Smartphone Based aDOT Treatment With Fixed-Dose Elbasvir and Grazoprevir in PWIDs

    Not Recruiting
  • participants needed
  • sponsor
    Albert Einstein College of Medicine, Inc.
Updated on 22 January 2021
substance use
directly observed therapy
drugs of abuse
sustained viral response


People who Inject Drugs (PWIDs) constitute 60% of the approximately 5 million people in the United States infected with hepatitis C virus (HCV). Successful HCV treatment leading to sustained viral response (SVR) is associated with increased survival, but to date successful treatment of PWIDs has been limited. Treatment of PWIDs is complex due to addiction, mental illness, poverty, homelessness, lack of positive social support, poor adherence-related skills, low motivation and knowledge, and poor access to and trust in the health care system. At Albert Einstein College of Medicine, the investigators have developed a multidisciplinary model of HCV care that integrates on-site primary care, substance abuse treatment, and HCV-related care within opiate agonist treatment clinics. To optimize HCV treatment outcomes, the investigators have introduced directly observed therapy (DOT). In our DOT model, one daily dose of oral HCV medication is administered with methadone. However, DOT is not feasible for PWIDs who are not enrolled in methadone maintenance treatment programs, and is less effective for methadone-maintained PWIDs who do not attend the methadone clinics every day. In addition, DOT has been used for decades both to measure and maximize adherence for treatment of tuberculosis infection, but the cost and logistical complexity of administering DOT for large HCV clinical programs would be prohibitive.


Automated DOT (a-DOT), a smartphone app that uses facial recognition software and advanced features to detect non-ingestion, combines the accuracy of in-person DOT with the convenience of real-time centralized data collection and monitoring. Adding a daily side effect diary to a-DOT will further allow precise tracking of timing of both medication ingestion and side effects which may be compromising adherence. Zepatier (elbasvir and grazoprevir) is a new once-daily fixe-dose combination tablet which has achieved high rates of SVR ranging from 94 to 97 percent in genotype-1 infected patients including those with HIV/HCV coinfection and renal impairment. Zepatier is administered for 12 to 16 weeks, depending on HCV genotype, prior treatment history, and the presence of certain baseline NS5A polymorphisms (1a only). By administering Zepatier via this innovative a-DOT platform, the investigators hypothesize that PWIDs treated in real-wrold settings can be successfully treated with high rates of adherence and SVR.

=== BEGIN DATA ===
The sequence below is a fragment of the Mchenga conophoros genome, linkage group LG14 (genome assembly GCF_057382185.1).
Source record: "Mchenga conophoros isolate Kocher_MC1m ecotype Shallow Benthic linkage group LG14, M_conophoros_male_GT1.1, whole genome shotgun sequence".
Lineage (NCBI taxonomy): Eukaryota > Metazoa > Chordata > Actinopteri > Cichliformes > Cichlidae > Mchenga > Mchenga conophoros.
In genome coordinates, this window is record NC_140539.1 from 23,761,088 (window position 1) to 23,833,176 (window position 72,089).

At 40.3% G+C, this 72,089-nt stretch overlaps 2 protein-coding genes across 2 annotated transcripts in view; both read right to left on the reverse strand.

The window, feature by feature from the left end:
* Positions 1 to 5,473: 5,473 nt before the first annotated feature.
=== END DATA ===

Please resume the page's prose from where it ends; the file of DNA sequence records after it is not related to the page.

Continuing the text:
In this proposed 18-month trials, 75 PWIDs enrolled in opiate agonist treatment (genotypes 1a and 1b) with chronic HCV will be enrolled over a 12-month period, and randomized to either aDOT or treatment as usual (TAU). The investigators will recruit PWIDs from diverse community settings include a syringe exchange program (NYHRE), federally-qualified health center (Comprehensive Health Care Center), homeless shelter (The Living Room), and a methadone maintenance treatment program (Montefiore Wellness Centers). All patients (inlcuding treatment-experienced and HIVV/HCV coinfected subjects) will be treated with Zepatier-based regimens as per the standard of care. Rigorous data are necessary to judge the contribution of a-DOT to the success of HCV treatment in PWIDs. By performing a randomized trial of a-DOT HCV therapy (Zepatier with and without ribavirin), the investigators will evaluate the efficacy of a-DOT for improving HCV treatment outcomes among PWIDs.

Condition Hepatitis C, Hepatitis C virus, Noncompliance with medication regimen
Treatment Automated Directly Observed Therapy, Control, TAU
Clinical Study IdentifierNCT03127358
SponsorAlbert Einstein College of Medicine, Inc.
Last Modified on22 January 2021

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